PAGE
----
I think it does. My final task is to come up with a new ending. I think my ending goes like this: Huck and Jim find the mouth of the Ohio river as planed and venture upstream by any means available. As they continue up the river the bond between the two runaways becomes ever stronger. When they reach the free states and Jim is officially free. After waiting around a while the two begin to get money in any way they can. When it is enough Jim buys his wife and children out of slavery, and Huck takes a cut (not too much, just enough to get home).

Once home Huck starts all over with his ever interesting plots (not without the help of Tom Sawyer). Time passes and over the years Huck misses Jim and eventually embarks on a quest. The quest to find Jim. This journey would be much like the journey he and Jim took just a few years ago. This time though, there is no John Wayne and Elvis to make the story drawn out and boring towards the end. Then Huck finds Jim, meets the wife and kids, and goes back home to lead a normal (or as normal as can be) life working as little as possible and living off his $6000.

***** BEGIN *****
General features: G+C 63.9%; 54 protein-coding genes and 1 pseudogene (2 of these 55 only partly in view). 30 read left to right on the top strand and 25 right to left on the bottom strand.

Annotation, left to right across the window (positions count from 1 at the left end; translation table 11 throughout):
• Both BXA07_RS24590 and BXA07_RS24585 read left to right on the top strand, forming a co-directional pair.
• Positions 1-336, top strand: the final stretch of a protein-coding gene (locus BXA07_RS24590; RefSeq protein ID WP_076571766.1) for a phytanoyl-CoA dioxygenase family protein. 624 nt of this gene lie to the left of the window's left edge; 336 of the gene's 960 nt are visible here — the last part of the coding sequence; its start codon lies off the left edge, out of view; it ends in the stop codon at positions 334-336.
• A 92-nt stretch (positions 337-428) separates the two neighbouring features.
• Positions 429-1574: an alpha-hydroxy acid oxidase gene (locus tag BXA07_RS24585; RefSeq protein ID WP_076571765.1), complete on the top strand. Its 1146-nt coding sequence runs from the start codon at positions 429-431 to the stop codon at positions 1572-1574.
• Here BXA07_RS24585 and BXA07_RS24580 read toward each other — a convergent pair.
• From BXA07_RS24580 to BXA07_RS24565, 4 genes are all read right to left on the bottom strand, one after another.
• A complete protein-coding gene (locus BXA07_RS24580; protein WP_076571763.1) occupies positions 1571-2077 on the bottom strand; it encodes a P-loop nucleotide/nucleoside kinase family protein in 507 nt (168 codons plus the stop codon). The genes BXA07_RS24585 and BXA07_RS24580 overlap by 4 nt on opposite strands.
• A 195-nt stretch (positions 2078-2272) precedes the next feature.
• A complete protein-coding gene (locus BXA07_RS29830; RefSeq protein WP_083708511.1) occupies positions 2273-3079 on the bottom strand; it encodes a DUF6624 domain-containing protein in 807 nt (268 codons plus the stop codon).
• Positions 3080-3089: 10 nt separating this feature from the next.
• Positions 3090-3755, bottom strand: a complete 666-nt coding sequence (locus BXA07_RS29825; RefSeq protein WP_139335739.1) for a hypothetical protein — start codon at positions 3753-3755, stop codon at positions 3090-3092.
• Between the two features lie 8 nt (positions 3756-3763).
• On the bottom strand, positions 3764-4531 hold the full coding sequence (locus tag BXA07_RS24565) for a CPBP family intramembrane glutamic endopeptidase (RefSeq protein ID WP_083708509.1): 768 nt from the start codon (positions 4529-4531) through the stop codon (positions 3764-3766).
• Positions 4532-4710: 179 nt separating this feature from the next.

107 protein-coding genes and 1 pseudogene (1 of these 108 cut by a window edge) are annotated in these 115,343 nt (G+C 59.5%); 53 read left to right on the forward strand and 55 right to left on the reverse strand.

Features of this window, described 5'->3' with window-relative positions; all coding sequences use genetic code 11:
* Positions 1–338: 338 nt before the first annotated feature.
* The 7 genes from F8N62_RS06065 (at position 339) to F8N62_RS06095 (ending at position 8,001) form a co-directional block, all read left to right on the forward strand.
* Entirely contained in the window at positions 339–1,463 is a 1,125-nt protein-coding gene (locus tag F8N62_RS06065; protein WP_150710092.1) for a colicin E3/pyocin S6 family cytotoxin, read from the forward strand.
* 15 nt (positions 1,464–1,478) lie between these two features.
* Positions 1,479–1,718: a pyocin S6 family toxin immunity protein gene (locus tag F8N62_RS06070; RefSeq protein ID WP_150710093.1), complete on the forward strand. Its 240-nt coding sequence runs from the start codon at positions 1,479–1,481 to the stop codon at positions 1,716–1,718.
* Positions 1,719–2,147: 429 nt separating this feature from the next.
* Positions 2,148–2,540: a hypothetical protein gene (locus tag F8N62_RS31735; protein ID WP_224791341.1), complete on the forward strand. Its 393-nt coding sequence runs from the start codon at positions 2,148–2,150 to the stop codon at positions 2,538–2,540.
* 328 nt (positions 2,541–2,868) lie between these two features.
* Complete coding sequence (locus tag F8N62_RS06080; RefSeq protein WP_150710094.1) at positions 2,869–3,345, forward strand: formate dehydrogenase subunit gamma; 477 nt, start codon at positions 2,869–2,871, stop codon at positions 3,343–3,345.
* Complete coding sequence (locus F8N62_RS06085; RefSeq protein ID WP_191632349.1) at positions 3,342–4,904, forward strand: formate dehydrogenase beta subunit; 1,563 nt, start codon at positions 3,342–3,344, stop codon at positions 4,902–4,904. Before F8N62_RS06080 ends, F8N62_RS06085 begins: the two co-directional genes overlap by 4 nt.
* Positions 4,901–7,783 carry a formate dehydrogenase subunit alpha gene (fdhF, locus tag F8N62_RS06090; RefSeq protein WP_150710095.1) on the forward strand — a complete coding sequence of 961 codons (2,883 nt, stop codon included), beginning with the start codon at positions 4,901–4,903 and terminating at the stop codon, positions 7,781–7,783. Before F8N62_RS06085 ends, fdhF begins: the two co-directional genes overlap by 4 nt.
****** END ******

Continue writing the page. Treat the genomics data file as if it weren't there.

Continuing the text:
The Advantures Of Huck Fin

Books are known for teaching lessons. In Huckleberry Finn, Mark Twain satirically presents the situation of how people of different color were treated unjustly, while at the same time amusing his readers. Isnt it ironic that the character that grows on you most is Jim, the black runaway slave, who society looks down upon most during the time period of this book? Jim is treated poorly as a slave and as a person. For one, he is separated from his parents and children amongst different slave owners. On top of this, he is about to be sold for $800 to another owner even more far away from his family, which leads to his escape.

Despite these situations, he remains a loyal, loving, father-like figure, and most importantly, he remains a great friend to Huckleberry. Society, even today, often puts children down by saying that they do not contain values. Well, Huck closes the door to this statement. Whenever Huck is challenged to make a decision on impact concerning the safety of Jim, such as the incident when the men are looking for blacks, his heart always seems to pilot him to the direction of Jims benefit, even though almost all of the rest of society would object to his decisions during this period of time.